WA Chemistry department faces more change


Kavya Desikan

Howard-Donlin’s former room

Kavya Desikan, Editor

Following Westford Academy chemistry teacher Matthew Howard-Donlin’s last-minute departure from Westford Academy, Curriculum Coordinator Jenny Kravitz and Principal Jim Antonelli sought a replacement to take on Howard-Donlin’s classes. They ultimately found Catherine Erickson, whose resume included teaching and curriculum coordinating in urban education for 15 years.

It was decided following Howard-Donlin’s departure that Erickson would only teach CP Chemistry courses, causing classes to be rearranged in order to accommodate, as Howard-Donlin taught at both the CP and Honors levels.

Erickson assumed full-time teaching at Westford Academy on September 17, 2018. However, on October 12, 2018, she handed in her letter of resignation to Kravtiz and Antonelli. It was at that point that both Kravtiz and Antonelli decided that no replacement would be hired and that they would seek an alternative solution.

“There had already been so much upheaval in those classes, we needed to ensure that those kids were progressing through the content on pace with the other CP Chem classes. So, [Principal Antonelli and I] decided that it would be in the best interest [of the students] to have existing chem teachers pick up those [classes],” said Kravitz.

The chemistry department was more than accommodating, and according to Kravitz, they all stepped up and volunteered to take on an extra class.

“I’m lucky in that I have a really great department. The [chemistry] teachers are no exceptions to that. They, given the situation, they did not hesitate to volunteer to take those extra classes on, really for the benefit of the students,” Kravitz said.

All five teachers in the chemistry department agreed to take on one of Erickson’s courses, and in return will be paid stipends.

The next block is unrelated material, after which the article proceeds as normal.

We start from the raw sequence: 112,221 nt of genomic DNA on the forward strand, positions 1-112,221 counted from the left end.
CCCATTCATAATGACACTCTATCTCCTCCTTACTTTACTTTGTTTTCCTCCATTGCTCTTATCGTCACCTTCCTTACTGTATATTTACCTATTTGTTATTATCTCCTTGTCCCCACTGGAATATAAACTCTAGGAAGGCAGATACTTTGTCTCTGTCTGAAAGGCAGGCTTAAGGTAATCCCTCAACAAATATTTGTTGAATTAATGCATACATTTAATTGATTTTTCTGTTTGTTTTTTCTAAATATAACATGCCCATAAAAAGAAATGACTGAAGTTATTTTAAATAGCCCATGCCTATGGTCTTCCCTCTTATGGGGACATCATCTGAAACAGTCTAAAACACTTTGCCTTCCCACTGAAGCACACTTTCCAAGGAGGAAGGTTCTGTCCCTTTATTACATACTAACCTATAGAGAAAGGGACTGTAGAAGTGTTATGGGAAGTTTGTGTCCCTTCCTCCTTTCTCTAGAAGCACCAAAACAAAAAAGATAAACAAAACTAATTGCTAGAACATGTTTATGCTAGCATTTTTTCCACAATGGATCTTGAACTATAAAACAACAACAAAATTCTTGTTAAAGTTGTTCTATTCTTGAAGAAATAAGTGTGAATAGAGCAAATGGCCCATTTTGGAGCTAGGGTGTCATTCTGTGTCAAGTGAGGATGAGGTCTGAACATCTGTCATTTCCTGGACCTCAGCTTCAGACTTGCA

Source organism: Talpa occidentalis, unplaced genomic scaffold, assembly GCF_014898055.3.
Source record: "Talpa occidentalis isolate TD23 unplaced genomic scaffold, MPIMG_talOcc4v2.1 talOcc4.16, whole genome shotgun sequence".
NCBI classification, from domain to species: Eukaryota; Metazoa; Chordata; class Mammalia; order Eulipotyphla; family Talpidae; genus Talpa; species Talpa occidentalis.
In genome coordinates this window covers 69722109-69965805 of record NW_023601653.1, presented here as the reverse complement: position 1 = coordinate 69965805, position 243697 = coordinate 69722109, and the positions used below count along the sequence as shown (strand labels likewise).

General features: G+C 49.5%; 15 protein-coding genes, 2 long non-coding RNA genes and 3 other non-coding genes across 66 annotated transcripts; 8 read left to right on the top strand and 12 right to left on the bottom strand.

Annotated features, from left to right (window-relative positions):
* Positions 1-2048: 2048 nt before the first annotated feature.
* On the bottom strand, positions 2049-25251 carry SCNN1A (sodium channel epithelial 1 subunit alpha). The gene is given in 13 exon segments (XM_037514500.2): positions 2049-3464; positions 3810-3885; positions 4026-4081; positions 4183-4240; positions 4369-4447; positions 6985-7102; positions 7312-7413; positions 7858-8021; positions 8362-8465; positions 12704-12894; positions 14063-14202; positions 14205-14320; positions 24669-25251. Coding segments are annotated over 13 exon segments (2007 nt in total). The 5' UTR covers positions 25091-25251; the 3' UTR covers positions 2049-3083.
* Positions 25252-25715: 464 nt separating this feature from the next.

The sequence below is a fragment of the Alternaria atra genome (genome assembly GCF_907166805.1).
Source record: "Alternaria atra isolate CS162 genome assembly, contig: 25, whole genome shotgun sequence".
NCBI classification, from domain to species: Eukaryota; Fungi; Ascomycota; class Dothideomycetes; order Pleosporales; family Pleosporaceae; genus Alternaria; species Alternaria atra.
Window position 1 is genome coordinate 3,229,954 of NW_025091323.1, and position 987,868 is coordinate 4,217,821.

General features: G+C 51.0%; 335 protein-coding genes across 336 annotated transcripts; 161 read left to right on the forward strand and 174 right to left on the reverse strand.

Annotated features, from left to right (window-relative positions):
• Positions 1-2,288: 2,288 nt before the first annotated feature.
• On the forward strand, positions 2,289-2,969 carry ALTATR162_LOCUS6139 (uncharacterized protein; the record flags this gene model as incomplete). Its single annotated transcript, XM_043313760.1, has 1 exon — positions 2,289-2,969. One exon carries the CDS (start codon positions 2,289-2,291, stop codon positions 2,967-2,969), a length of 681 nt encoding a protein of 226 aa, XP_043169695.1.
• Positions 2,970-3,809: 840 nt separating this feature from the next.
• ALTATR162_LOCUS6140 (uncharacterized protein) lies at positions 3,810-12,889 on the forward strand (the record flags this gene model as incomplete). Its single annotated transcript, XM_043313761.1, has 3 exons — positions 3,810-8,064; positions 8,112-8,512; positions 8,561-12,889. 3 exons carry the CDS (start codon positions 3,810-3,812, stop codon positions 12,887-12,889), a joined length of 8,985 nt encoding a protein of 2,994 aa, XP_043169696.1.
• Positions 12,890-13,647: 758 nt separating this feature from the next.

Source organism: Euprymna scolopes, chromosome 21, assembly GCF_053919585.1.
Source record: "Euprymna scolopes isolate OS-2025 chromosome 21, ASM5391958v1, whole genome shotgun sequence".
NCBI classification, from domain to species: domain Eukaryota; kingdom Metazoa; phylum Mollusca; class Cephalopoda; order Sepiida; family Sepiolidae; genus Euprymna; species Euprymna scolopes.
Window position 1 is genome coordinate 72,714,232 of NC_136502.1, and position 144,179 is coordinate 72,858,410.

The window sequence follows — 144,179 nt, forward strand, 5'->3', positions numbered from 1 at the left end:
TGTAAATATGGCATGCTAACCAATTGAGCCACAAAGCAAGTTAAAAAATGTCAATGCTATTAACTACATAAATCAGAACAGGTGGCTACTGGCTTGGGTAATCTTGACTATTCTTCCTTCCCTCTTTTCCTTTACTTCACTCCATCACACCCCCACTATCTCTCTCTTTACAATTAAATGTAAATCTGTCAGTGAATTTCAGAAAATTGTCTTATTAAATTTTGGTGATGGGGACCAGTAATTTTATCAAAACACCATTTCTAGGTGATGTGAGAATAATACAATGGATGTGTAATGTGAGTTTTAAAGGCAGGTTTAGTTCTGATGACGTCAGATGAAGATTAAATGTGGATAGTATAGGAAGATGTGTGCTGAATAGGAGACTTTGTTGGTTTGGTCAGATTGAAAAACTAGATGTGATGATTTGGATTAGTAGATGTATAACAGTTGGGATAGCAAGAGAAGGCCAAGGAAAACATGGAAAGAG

Kravitz met with each class personally to discuss the changes in the classroom. She explained there would be no significant changes made to their schedule and that the teachers would be teaching them in the classrooms they were already in with Erickson.

“For the most part, it seemed as though the students were relieved. Because it has been kind of a bumpy ride this year, they were relieved to know that […] they all have teachers that are known to do a good job,” said Kravitz.

All of the students were given diagnostic tests to determine how much of the curriculum they have learned, and it is believed that all of Erickson’s classes will catch up to the other CP classes within a month.

This is by no means a perfect solution, and Kravitz acknowledges that.

“Ideally you want all of your teachers having five classes […] It’s not the perfect solution because it is more stressful for the teachers. It is a lot of extra work, and I commend them for, without hesitation, volunteering because they know what’s good for the kids,” said Kravitz.

As for the future of the department, there will be no search for a teacher to fill in for the rest of the school year. The chemistry department, administration, and Kravtiz agree that what is best for the students is making sure they learn the curriculum in a stable setting, where teachers won’t be going in and out.

“It was a challenging situation given the timing of HD [Howard-Donlin] taking advantage of that opportunity. Of course, we wish him well and it was a great move for him. He was even apologetic about the timing, nobody wanted it to play out that way […] We’re gonna post the position for next year and we’re gonna really take our time to make sure we get in a great, qualified, talented, good fit for our school so that moving forward we continue to have a fully functional and really exceptional department,” said Kravitz, looking forward to the future of the department.